The key constituents of any company are its customers, its employees, and its shareholders. That much we know. Nevertheless, the question of corporate priorities - which should come first, second, and last - is one of those ageless debates that keeps coming up again and again. I think the answer's pretty straightforward, but I don't think you're going to like it.
You see, readers often comment that, in a healthy, successful corporation, the needs and satisfaction of those constituents should be aligned. With all due respect to the wisdom of the masses, that viewpoint reflects a naive, Utopian view of the business world that, simply put, is virtually impossible to achieve these days.
The reason is simple. The set of conditions required for those three stakeholders to be simultaneously served is extremely narrow. For example, if there's no competition, infinite demand, no infrastructure or material supply issues, and the company develops one great product after another that customers increasingly show up to buy, well, the company grows, profits remain stable, everyone's happy.
But that's not the way it works in the real world. In the real world there's competition, issues, and stresses that necessitate tradeoffs, and that's when the needs of the constituents begin to diverge. For example, I give you the case of Hewlett Packard. On the one hand, recently ousted CEO Mark Hurd was widely credited with one of the more dramatic turnarounds in modern history. Investors loved Hurd because he delivered results.
From fiscal year 2005, when Hurd became CEO, to fiscal year 2009, HP's revenues grew from $86 to $114 billion while net income exploded from $2.4 to $7.6 billion. As a result, over the five year period from Hurd's hire to the present, HP's share price significantly outperformed key competitors and market indices with a compound annual growth rate (CAGR) of 14% compared with IBM (8%), the Nasdaq (2%), and the S&P 500 (flat). Dell, of course, plummeted during that time. During the five and ten year periods preceding Hurd's tenure, HP significantly underperformed all the above.So, it's no wonder that investors loved Hurd. Now, let's contrast that with employee morale and satisfaction. Now that he's gone, everyone's coming out of the woodwork with all kinds of stories and data that would seem to indicate that Mark Hurd was was anything but loved at HP. According to Chuck House of Stanford University:
This guy was a thug, nicknamed Mark Turd by ex-HPites who worked directly for him -- stories that have circulated in the Valley for three years. He raped HP employees (figuratively, without violating the sexual conduct code at HP) by eliminating the sixty-five year concept of profit sharing, preferring to move to obscene bonuses for himself and his five top minions -- a mere $113 million payout for them in a year he chopped everyone else's pay by 5% plus profit-sharing. These were raises for some of the five people by as much as 400% -- a tidy uptick.Now, astute readers might ask, why not have moderate growth and profitability goals while maintaining good employee satisfaction, i.e. what's so terrible about $86 billion in sales and $2.4 billion in profits?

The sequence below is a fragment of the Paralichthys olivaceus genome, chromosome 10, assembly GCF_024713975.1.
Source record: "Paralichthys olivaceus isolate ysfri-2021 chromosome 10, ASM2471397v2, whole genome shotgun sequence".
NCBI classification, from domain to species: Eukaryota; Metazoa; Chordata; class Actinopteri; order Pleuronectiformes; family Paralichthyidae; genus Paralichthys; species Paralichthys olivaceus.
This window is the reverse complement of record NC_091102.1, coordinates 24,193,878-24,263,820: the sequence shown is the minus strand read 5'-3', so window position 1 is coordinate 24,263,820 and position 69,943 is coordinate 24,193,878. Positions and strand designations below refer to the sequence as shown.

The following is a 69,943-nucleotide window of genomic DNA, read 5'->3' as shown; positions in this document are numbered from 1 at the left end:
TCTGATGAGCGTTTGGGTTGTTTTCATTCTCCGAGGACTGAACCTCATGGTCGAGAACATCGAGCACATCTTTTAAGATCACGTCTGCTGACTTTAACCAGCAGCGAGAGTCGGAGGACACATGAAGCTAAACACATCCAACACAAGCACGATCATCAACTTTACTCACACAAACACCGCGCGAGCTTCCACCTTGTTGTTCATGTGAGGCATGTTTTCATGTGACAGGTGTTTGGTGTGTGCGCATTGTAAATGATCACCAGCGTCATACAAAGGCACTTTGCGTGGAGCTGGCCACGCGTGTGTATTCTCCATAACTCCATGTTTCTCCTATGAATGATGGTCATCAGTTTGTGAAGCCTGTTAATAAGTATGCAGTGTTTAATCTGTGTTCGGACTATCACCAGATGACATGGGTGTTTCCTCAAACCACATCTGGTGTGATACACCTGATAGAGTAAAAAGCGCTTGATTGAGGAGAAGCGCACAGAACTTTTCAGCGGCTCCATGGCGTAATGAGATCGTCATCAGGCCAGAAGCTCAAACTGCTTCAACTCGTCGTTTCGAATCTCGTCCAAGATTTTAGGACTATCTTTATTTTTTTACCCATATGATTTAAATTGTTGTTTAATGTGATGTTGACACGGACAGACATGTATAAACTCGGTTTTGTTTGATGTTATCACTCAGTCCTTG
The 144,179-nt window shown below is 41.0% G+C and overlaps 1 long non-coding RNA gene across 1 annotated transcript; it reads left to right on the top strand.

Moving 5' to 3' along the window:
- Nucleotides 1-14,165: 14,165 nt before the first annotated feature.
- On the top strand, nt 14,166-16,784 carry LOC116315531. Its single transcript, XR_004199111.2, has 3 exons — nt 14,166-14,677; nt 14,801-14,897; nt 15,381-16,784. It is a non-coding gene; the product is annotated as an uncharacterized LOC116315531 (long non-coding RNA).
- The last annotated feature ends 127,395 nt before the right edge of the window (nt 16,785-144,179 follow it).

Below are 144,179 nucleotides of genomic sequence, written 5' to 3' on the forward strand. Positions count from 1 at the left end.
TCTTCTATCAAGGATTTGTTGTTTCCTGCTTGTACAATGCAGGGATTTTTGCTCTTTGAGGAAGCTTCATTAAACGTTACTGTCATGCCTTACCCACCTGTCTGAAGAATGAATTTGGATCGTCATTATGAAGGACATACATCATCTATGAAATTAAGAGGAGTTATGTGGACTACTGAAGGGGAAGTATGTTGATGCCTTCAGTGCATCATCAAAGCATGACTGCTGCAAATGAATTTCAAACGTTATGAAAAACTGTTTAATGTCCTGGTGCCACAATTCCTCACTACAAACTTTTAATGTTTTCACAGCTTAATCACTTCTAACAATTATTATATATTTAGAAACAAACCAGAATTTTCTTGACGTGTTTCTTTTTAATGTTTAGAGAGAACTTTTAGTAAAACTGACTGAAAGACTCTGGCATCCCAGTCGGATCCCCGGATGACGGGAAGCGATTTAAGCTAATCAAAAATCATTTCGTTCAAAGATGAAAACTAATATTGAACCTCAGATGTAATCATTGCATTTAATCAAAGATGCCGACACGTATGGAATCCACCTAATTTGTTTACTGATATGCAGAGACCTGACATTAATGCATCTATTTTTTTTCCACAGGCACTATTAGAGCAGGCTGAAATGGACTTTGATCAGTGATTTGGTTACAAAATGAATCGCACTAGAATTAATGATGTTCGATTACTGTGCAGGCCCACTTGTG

He was profane, a bully, autocratic, threatening, demeaning, vindictive, and rude. Blogs over the weekend by current employees said "Hooray, the tyrant is gone!" I couldn't contain my glee on the 11pm news -- best news for HP in a very long time!
As for customer satisfaction during Hurd's tenure, I have no data on that but I'm not aware of there being a major shift one way or the other.
Well, there are a few problems with that argument. In relatively stable, noncompetitive, and slow-changing markets, maintaining a specific operating point like that is indeed achievable. We used to think of industries like steel and automotive that way, until foreign competition changed the equation and you know what followed. As for hyper-competitive technology markets, forget about it. In practical terms, it's difficult to achieve and getting tougher all the time.
These days, in most major markets that employ BNET readers, companies really have to be very clear about their priorities and goals. And while I absolutely don't think employees need to be trashed for companies to be competitive, I do believe that shareholder value is and should be the primary goal. To meet that goal, leaders employ business strategies to drive business metrics like customer satisfaction, market share, and profit margins. And while employee satisfaction absolutely cannot and should not be far behind, it does, nevertheless, come in third, especially when push comes to shove.
That's my opinion. What do you think?
Image Courtesy CC 2.0 via Flickr user Zevotron